"Abbado in Berlin: The First Year" tells a great story. But it is a deeply revisionist story in what it does not tell. (It airs tonight at 8 on KVCR Channel 24 and at 9 on KPBS Channel 15, and on Sunday at 4 p.m. on KCET Channel 28.)
In some ways, that may have been inevitable. Like many of the PBS "Great Performances" shows, this is a CAMI Video, produced in familiar style by Peter Gelb and Susan Froemke. And those shows, of course, are basically soft promotional vehicles for Columbia Artist Management Inc. clients.
The program begins with the death of Herbert von Karajan and moves quickly to the nomination of Claudio Abbado to succeed him, pictured here as a quick and untroubled ascension. Forget the intense and often bitter politicking that went on. Forget other candidates and, most of all, forget how much CAMI was involved in the machinations.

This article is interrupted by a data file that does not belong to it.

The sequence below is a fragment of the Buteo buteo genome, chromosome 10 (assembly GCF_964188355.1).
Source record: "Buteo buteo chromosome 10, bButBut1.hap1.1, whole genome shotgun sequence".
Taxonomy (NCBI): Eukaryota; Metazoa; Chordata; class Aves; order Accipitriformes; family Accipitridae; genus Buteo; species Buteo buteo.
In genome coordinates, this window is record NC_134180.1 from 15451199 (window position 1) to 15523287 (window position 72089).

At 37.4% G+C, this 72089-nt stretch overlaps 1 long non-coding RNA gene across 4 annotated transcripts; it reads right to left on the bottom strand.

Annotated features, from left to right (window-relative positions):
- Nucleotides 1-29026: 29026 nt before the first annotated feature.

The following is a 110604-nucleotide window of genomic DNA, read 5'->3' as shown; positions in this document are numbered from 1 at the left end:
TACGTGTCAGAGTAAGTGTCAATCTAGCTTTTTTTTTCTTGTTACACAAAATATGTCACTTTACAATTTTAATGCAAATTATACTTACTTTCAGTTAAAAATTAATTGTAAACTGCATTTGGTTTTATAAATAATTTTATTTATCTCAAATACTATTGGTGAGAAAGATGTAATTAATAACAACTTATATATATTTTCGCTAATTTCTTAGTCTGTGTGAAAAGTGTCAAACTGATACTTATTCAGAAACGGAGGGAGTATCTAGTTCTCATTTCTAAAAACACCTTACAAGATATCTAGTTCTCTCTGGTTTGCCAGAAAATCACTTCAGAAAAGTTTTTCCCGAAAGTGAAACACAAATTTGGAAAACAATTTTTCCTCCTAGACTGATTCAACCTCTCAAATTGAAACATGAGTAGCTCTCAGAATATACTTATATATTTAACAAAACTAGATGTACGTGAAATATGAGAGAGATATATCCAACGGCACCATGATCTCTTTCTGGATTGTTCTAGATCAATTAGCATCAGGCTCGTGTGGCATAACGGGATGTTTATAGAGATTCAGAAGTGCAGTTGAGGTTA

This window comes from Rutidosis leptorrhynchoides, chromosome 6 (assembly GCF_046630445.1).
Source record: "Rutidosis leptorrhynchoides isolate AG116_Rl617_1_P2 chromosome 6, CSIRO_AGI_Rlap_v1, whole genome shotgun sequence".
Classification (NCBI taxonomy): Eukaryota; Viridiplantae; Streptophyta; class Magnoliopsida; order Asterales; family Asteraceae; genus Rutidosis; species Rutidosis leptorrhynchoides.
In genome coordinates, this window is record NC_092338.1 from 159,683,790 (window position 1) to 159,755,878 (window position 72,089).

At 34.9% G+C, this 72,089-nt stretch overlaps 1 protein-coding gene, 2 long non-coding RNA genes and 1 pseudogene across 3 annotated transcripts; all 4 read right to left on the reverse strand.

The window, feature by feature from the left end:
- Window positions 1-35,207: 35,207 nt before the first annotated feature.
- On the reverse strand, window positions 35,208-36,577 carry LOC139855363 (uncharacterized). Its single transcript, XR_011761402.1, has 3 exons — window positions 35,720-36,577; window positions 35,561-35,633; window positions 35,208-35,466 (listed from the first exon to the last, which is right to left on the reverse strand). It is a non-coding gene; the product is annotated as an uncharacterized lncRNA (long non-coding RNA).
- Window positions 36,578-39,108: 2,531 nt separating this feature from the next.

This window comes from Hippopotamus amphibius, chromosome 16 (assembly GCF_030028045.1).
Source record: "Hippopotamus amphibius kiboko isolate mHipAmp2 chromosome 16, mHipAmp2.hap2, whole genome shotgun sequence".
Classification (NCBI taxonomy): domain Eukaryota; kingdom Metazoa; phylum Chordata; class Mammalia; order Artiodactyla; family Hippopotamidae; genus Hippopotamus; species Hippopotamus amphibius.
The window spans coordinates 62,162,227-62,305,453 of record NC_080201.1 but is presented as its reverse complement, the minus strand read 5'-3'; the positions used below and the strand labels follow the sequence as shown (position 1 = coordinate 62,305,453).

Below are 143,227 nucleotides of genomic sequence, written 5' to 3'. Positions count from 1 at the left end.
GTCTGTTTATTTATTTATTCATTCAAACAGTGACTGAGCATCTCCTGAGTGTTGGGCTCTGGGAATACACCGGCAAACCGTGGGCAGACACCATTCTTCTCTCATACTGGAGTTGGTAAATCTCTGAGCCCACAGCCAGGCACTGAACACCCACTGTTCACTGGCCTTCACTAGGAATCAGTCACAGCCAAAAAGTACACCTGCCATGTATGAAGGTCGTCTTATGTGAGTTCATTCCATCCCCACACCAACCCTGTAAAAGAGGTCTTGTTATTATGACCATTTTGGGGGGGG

Gelb brings on one of the Berlin musicians to describe the estrangement of Karajan and the orchestra in latter years. Forget that Gelb himself was at the center of the final scandal, which broke over a dislocated tour to the Far East.
The musicians depict themselves as freedom fighters, battling the overweening pride of their conductors. Forget that it was these selfsame democrats who appointed Karajan their leader for life, and that one of the tyrannies to which they objected was the inclusion of a woman in their ranks.
Forget . . . well, history. Revel instead in the gentle personality of Abbado, and in the euphoria of the reunion of the Berlins. That sociological context is developed through segments featuring pianist Siiri Schutz, an East German teen-ager who is able to audition for Abbado after the fall of the Wall.
Better yet, tune in for a performance of Mahler's First Symphony, taped at Abbado's first concert as music director of the Berlin Philharmonic. The weird prominence given some subsidiary parts suggests post-production tinkering rather than concert effects, but this is a deeply felt, absorbing account, delivered with blazing virtuosity.